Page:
The Educator Expenses Tax Deduction

Eligible Teachers Can Claim up to $250

Teacher in front of class
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The educator expense deduction is an adjustment to income, an advantageous “above the line” deduction that's applied before you decide whether to take the standard deduction or itemize your deductions.

The Internal Revenue Service (IRS) radically revamped the 1040 tax form in 2018 and revised it again for the 2019 and 2020 tax years. The deduction for educator expenses appears on line 10 of the 2020 Schedule 1. The total adjustments to income from Schedule 1, line 22, is then transferred to line 10a of the 2020 Form 1040.

Claiming the Deduction

The IRS allows you to claim the educator expenses deduction if you’re a teacher and you’ve paid for classroom supplies or other materials out of your own pocket during the tax year. You don't have to go through all the fuss and trouble of itemizing to claim it because it's an adjustment to income.

It also reduces your adjusted gross income (AGI), which is important because you can become ineligible for certain tax benefits if your AGI is too high.

You can still subtract the standard deduction or the total of your itemized deductions from your AGI to arrive at your taxable income. Adjustments to income, including the educator expense deduction, are in addition to these other tax breaks.

Qualifying for the Deduction 

You must be a teacher, aide, instructor, counselor, or principal to qualify for the educator expense deduction, and you must have worked at least 900 hours during the school year in a school that's certified by your state. The school can be a public, private, or religious institution.

If you begin your teaching career in September, you most likely would not be able to claim the deduction in that year because you wouldn't reach 900 hours by Dec. 31.

Only grade school and high school educators qualify. People with homeschool, preschool, or college educator costs don't qualify for this deduction.

What Expenses Can Be Deducted?

Most things you spend money on as an educator qualify for the deduction, provided that you bought them for use in your classroom and your school or teacher’s union hasn't reimbursed you for them. The supplies must be “ordinary and necessary.” They're items that are commonly accepted and used in a classroom, and your students benefited from them.

Some common deductible expenses include:

  • Books
  • Supplies
  • Computer equipment, software, and services
  • Supplementary materials used in the classroom
  • Health or physical education courses related to athletics

The Tax Relief Act of 2020 additionally allows you to deduct expenses for supplies necessary to prevent the spread of COVID-19 in classrooms, including:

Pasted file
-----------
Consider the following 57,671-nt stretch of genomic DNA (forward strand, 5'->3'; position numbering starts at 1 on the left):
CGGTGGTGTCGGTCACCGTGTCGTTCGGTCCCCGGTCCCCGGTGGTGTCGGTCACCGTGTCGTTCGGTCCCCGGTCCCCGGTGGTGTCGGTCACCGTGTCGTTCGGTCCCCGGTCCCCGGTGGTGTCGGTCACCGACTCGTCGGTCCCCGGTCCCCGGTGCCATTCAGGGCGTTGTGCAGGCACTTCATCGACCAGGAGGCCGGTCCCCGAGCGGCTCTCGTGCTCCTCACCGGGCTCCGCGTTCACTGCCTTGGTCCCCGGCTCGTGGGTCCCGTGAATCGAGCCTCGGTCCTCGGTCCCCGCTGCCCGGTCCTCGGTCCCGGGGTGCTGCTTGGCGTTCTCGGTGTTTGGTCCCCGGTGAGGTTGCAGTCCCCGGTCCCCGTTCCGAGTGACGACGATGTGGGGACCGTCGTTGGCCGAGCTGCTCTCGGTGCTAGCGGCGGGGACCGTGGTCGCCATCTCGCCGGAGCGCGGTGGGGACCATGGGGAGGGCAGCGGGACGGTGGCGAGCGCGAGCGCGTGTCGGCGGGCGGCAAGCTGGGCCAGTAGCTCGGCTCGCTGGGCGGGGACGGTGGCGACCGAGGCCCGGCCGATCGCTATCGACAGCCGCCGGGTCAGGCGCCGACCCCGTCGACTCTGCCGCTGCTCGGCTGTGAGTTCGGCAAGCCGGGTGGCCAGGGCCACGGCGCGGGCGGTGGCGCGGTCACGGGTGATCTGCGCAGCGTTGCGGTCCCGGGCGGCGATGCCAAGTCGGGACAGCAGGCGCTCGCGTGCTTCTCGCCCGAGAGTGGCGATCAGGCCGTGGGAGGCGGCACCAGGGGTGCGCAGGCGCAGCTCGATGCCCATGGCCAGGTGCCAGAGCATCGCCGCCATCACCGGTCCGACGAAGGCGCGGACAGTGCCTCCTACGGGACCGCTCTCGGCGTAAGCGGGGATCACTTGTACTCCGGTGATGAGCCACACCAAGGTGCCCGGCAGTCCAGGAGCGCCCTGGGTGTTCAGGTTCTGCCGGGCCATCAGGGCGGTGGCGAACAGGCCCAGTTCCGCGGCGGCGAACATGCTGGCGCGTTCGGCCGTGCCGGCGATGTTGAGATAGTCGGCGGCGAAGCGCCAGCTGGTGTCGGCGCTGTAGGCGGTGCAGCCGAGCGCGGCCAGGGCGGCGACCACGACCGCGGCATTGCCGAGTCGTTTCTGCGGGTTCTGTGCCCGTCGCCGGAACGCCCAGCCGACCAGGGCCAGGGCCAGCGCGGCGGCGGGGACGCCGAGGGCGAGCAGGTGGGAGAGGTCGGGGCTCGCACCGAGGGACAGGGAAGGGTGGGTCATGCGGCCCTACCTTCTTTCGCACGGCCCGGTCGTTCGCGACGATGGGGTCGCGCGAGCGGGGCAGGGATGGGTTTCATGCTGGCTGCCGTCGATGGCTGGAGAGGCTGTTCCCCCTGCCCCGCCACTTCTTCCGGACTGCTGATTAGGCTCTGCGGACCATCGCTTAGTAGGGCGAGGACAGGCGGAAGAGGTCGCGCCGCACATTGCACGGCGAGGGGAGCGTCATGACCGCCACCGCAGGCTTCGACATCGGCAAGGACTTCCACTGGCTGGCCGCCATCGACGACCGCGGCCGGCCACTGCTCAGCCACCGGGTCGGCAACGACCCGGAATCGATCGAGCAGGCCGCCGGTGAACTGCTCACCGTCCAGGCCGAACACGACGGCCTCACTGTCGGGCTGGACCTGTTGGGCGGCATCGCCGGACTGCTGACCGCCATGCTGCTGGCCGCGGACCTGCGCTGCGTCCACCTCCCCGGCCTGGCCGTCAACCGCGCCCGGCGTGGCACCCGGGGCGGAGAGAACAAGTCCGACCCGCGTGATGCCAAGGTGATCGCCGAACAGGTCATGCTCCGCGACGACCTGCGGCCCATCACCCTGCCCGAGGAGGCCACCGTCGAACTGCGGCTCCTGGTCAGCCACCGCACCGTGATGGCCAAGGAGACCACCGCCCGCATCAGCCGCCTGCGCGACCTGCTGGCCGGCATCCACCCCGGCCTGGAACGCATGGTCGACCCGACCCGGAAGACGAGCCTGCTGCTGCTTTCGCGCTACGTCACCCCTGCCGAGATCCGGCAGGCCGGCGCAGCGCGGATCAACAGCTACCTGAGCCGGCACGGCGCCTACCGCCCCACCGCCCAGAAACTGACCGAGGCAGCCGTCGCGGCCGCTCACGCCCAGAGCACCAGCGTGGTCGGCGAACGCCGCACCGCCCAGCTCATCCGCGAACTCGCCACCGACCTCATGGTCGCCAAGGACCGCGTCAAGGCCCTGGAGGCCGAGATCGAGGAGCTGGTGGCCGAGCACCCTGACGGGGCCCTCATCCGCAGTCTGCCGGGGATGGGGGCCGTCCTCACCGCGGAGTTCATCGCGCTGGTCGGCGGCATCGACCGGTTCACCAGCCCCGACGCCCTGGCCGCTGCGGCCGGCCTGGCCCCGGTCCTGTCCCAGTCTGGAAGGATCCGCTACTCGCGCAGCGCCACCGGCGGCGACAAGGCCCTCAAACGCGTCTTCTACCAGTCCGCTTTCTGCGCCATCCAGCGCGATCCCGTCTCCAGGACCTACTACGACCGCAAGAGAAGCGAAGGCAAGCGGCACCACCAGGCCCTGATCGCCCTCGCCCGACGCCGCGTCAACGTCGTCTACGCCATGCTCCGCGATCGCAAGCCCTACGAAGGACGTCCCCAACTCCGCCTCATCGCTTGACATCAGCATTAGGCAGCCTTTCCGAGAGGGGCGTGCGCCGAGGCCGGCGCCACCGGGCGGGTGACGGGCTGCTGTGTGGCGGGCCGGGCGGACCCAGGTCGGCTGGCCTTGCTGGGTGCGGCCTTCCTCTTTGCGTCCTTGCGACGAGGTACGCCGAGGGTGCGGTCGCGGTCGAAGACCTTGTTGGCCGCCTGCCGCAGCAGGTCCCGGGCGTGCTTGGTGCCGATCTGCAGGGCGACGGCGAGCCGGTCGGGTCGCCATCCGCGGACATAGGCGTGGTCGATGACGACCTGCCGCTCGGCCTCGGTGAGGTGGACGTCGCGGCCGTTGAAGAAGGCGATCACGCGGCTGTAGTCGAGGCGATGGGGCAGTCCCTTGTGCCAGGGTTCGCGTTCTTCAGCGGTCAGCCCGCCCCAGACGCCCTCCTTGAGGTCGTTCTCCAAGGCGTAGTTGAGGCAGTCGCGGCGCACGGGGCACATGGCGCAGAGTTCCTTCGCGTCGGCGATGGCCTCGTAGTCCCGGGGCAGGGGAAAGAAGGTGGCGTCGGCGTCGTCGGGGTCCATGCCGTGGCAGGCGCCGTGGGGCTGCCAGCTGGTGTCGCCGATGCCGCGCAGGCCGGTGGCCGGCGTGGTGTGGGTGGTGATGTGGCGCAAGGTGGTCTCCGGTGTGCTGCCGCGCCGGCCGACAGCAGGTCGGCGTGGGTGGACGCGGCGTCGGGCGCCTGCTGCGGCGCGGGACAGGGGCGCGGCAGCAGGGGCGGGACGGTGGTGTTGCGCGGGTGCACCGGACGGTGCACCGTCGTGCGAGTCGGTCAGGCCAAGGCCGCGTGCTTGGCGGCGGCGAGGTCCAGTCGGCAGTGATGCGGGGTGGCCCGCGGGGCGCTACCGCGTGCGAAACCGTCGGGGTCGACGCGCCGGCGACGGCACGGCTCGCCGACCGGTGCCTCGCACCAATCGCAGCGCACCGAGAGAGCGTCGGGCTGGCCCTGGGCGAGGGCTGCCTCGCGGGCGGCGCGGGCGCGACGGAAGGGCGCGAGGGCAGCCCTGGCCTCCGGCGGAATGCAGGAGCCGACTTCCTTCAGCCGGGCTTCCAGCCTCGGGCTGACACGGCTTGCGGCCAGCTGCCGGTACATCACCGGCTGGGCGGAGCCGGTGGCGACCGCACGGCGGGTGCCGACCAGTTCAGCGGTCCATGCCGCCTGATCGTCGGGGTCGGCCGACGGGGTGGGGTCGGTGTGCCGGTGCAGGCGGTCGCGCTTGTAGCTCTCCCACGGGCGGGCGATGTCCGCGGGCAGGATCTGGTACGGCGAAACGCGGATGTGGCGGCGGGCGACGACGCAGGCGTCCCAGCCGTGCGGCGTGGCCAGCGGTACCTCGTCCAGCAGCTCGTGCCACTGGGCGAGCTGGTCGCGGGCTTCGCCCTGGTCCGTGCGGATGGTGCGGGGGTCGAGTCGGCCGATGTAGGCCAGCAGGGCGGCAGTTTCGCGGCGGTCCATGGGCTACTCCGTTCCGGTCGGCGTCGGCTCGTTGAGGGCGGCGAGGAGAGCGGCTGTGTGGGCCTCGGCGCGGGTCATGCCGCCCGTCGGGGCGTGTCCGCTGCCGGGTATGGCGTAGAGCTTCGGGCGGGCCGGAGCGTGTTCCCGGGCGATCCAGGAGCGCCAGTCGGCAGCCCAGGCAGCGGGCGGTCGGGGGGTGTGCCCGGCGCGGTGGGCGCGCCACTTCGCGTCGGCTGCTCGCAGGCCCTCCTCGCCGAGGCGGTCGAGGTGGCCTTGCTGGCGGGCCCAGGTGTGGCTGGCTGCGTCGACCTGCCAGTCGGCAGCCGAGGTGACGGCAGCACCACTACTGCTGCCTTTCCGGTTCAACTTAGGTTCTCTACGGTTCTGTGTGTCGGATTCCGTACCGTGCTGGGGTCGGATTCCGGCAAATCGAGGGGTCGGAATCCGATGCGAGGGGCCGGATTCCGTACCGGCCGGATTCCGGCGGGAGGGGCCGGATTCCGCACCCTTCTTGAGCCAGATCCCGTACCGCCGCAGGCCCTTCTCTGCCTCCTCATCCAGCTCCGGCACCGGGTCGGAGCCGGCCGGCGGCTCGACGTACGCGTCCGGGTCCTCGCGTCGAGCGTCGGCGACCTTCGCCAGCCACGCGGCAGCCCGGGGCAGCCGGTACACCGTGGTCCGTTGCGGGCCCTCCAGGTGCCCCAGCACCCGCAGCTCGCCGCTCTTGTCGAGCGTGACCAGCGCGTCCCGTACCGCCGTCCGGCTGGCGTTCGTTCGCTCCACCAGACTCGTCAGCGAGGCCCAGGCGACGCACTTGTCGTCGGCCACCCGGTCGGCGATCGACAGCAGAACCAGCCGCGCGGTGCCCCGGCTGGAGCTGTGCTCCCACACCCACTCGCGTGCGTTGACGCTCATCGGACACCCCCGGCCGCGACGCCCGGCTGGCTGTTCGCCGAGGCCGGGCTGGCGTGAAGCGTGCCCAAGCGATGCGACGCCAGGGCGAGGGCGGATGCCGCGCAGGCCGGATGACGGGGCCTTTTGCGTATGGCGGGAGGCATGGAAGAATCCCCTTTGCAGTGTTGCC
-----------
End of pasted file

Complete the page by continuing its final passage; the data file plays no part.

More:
• Face masks
  • Disposable gloves
  • Disinfectants
  • Hand soap and sanitizers
  • Air purifiers
  • Tape, chalk, or paint to mark off areas of social distancing
  • Physical barriers, such as plexiglass

Other items can be eligible as well if they're recommended by the Centers for Disease Control and Prevention (CDC). These expenses must have been incurred after March 12, 2020.

You can also deduct the costs of professional development courses you take—presuming that no one reimburses you.

Deduction Limits

The U.S. Department of Education reported in 2018 that the average teacher's out-of-pocket spending on school supplies was $479. The amount you can claim as an educator expense is capped at $250 for the 2020 tax year, however. You can each claim up to $250 in expenses for a total of $500 on a joint tax return if both you and your spouse are educators.

One spouse can't claim $300 while the other spouse claims $200 for the $500 total. Each spouse's qualifying expenses are capped at $250.

Other Restrictions and Limitations

Your deduction can be reduced by certain factors. You must subtract from your deduction any tax-advantaged funds you used to pay for your own schooling or professional development courses, such as a Coverdell education savings account.

Your deduction is limited to the amount of your teaching expenses that exceed any interest earned on Series EE or U.S. savings bonds if you've excluded this interest from your taxable income because you used the money to pay for educational expenses.

Employee Business Expenses

It used to be that you could deduct the balance of your expenses as unreimbursed employee business expenses if they exceeded the $250 limit. But this required that you itemize your deductions and it was a miscellaneous deduction. The Tax Cuts and Jobs Act eliminated that deduction beginning in 2018 through at least 2025.

The Protecting Americans from Tax Hikes (PATH) Act of 2015 made the above-the-line educator expense deduction permanent, however, and it indexed it for inflation, too, although the limit has remained at $250 from 2015 to 2020.

Keep Accurate Records

It’s a good idea to keep a file dedicated to your educator expenses. Save receipts and make notes as to what you purchased, when you made the purchases, and why.

NOTE: The information contained in this article isn't tax or legal advice and it's not a substitute for such advice. Tax laws change frequently, and the information in this article may not reflect the most recent changes to the law. For current tax or legal advice, please consult with an accountant or an attorney.